Adam Taliaferro and the ethics question
Today a supporter asked me to weigh in on Adam Taliferro, the former Penn State football player who was paralyzed in a horrific on-the-field incident during his freshman year in 2000. He has since made a full recovery, graduated from law school, and is now making a bid for the Board of Trustees.
A bit of controversy has found its way to Taliferro. He works for the same mega law firm that Penn State hired in the wake of the Sandusky scandal, and some say it’s unethical for him to be a trustee while his firm is on the university’s payroll.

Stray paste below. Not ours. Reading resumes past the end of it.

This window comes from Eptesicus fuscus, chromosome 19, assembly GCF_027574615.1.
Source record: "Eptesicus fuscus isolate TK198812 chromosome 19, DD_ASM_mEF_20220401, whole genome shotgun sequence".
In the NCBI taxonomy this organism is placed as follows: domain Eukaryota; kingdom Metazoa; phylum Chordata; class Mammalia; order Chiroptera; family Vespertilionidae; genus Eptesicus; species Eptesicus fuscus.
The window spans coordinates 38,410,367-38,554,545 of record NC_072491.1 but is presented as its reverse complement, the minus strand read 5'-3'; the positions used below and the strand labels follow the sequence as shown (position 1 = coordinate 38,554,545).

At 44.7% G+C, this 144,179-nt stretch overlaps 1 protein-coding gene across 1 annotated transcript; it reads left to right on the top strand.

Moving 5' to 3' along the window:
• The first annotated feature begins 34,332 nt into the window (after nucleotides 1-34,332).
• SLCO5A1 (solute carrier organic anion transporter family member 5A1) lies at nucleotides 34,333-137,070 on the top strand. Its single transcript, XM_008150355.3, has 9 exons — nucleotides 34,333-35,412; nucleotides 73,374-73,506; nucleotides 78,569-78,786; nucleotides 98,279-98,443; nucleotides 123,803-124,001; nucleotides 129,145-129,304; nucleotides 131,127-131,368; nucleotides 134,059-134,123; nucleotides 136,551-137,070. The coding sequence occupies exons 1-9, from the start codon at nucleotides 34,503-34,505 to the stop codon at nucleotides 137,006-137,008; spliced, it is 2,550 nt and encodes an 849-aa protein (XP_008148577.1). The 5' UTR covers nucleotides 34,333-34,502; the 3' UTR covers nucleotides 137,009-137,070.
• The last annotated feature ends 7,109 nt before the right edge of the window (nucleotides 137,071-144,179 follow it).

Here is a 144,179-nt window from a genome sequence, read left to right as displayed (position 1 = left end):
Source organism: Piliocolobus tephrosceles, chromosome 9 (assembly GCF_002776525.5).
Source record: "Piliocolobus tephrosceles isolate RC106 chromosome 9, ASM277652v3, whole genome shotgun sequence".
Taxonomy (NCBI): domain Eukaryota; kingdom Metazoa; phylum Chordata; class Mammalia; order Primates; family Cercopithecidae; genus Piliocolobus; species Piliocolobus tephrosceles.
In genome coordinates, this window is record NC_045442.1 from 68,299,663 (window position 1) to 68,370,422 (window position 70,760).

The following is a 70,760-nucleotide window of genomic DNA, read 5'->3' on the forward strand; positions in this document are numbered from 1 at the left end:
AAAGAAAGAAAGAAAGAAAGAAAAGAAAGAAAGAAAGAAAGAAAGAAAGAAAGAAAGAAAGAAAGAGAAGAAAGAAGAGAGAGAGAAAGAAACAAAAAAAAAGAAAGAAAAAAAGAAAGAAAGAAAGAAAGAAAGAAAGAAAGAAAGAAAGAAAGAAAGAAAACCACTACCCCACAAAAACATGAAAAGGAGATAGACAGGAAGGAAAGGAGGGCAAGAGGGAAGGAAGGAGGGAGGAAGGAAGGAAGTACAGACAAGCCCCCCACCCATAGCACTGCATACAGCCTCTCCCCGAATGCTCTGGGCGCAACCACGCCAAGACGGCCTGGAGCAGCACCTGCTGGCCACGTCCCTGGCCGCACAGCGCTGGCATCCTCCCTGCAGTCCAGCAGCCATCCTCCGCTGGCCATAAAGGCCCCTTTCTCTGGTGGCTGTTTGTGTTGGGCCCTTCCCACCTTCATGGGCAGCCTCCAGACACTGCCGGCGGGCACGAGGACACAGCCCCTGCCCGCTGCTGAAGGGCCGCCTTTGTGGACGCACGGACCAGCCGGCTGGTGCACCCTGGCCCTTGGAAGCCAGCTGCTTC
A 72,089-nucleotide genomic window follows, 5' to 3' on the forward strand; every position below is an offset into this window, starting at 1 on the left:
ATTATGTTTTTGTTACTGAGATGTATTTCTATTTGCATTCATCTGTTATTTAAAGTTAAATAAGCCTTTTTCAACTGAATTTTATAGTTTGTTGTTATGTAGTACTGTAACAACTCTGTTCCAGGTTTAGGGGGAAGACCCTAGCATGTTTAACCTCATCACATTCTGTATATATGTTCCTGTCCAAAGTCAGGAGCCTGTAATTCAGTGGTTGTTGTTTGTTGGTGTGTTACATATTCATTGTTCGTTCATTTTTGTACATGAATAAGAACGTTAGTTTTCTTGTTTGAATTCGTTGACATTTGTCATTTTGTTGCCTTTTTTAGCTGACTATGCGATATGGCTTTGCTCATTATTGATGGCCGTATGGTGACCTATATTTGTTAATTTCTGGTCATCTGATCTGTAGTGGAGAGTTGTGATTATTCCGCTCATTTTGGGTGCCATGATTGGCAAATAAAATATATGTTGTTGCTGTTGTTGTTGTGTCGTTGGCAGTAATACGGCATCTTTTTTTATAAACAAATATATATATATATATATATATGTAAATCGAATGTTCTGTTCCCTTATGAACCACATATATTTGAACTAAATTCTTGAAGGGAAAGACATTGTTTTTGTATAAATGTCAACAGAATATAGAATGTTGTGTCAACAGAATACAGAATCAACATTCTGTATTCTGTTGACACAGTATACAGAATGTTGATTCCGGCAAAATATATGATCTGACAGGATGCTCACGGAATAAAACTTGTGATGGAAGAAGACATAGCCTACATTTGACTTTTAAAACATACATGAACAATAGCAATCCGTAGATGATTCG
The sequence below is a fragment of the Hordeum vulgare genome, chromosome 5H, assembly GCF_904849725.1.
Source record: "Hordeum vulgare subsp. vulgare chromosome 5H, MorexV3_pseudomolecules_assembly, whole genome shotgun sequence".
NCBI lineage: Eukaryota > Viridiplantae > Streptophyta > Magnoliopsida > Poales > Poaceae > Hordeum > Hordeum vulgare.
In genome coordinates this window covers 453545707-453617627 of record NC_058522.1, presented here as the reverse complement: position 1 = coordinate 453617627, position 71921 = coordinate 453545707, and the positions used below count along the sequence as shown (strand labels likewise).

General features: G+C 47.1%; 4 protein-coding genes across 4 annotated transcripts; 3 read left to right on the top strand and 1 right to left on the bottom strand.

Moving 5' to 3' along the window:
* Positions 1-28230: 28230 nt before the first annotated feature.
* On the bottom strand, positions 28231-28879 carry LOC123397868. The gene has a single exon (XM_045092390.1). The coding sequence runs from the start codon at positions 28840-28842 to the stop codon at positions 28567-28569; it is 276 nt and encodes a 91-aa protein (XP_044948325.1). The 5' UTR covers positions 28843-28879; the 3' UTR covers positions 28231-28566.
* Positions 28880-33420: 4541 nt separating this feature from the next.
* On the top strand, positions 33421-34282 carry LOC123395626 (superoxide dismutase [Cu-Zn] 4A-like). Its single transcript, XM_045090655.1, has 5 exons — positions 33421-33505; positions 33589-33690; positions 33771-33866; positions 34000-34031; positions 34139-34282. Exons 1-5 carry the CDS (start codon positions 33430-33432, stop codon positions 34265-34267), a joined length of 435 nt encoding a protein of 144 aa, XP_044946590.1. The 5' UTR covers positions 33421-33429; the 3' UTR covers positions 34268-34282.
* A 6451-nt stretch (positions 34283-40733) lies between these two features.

Public ethics rules exist to prevent officials from using their positions of power for personal gain. For example, if you own a construction company, you’re not supposed to award your company a no-bid contract to build a building for that organization.
So let’s look at Taliferro’s situation. He’s an Associate Attorney for Duane Morris LLP, a global law firm headquartered in Philadelphia, and works at the firm’s Cherry Hill, N.J. office.
I can’t see a conflict of interest by Taliaferro simply joining the board. That, by itself, wouldn’t benefit him financially. But he’d have to abstain from any discussions about whether his firm should be hired, and should publicly refuse any profit-sharing plans that Duane Morris might offer.
Thus far, he’s in the clear. But if elected, Taliaferro must be overly careful to not cross an ethical line, a position the trustees don’t often advocate.